Monday, September 20, 2010
My colleague Dorothea Rees unearthed today's gem from our library's Brooker Collection of Early American Legal and Land Use Documents. Document #1824 is a brief handwritten agreement to arrange a substitute for a (presumably) wealthy man eager to avoid military service.
It states in full: "It is agreed between Amos W. Pike & Peyser Drake & Co. - that the latter furnish the said Pike a substitute either for the Army or Navy for the sum of eight hundred & seventy five dollars (875 D.) Portsmouth August 2 1864 Peyser Drake & Co. by W.M."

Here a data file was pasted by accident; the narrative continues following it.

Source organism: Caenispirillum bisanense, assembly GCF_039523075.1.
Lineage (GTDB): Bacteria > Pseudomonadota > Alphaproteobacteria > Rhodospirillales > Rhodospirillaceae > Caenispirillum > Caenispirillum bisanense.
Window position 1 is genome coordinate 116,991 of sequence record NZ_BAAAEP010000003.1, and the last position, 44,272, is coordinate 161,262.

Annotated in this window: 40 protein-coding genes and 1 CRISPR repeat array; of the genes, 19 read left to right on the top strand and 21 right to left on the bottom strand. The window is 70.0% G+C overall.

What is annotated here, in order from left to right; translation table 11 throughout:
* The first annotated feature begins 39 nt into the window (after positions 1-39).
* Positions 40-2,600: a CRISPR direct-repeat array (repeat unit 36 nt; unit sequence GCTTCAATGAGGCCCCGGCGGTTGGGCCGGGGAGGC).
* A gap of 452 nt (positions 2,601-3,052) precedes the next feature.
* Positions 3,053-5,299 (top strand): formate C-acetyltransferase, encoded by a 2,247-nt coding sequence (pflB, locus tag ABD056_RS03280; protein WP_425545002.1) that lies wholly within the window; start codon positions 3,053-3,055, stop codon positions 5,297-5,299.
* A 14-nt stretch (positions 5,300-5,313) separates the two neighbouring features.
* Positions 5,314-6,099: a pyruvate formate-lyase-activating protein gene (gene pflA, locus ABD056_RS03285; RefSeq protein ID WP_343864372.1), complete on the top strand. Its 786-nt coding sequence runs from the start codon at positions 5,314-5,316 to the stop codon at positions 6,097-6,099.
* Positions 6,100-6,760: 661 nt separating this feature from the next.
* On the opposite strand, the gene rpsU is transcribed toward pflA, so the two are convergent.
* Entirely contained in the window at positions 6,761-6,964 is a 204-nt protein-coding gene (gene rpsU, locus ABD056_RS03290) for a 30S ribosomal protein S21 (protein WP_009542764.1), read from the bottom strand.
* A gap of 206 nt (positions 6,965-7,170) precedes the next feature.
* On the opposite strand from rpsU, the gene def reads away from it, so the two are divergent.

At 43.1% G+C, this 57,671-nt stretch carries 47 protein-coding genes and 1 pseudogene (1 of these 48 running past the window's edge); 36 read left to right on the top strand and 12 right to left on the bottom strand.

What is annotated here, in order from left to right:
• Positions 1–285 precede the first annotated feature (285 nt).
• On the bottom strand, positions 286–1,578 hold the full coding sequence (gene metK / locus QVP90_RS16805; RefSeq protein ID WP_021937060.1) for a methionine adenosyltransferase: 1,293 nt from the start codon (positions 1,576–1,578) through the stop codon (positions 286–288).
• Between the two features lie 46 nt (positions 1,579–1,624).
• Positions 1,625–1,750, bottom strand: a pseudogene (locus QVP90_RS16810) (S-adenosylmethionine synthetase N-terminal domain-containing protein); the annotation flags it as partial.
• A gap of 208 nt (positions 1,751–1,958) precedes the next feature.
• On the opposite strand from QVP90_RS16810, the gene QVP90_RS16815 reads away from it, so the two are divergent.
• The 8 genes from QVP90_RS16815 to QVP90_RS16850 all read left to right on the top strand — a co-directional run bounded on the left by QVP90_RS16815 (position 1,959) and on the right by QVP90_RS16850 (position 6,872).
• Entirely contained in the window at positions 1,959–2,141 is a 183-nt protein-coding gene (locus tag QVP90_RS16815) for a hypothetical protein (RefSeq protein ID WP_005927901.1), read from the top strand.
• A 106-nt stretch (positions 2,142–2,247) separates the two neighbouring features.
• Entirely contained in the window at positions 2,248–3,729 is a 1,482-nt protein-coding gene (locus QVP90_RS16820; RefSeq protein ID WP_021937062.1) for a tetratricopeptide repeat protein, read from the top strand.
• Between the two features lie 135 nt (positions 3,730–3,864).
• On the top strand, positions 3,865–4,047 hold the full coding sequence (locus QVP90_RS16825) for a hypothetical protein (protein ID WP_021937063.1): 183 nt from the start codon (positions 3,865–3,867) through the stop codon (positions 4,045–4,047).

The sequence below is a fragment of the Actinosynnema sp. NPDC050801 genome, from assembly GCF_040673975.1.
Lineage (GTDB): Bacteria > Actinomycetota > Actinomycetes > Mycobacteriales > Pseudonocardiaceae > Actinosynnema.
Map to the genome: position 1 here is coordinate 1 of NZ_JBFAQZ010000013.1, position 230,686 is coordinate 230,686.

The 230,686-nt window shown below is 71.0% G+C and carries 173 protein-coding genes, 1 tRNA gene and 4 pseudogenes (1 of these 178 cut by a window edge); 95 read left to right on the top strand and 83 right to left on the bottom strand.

Until February 1824, it was perfectly legal to pay a $300 fee to the government to commute one's service, or to hire a substitute. After that time, legislation abolished commutation, so the only way to avoid service was to procure a substitute. The price for substitutes immediately skyrocketed - hence Mr. Pike's steep fee of $875. (This figure amounts to about $12,300 in today's dollars, using the Consumer Price Index.)
Posted by Karen Beck at 10:58 AM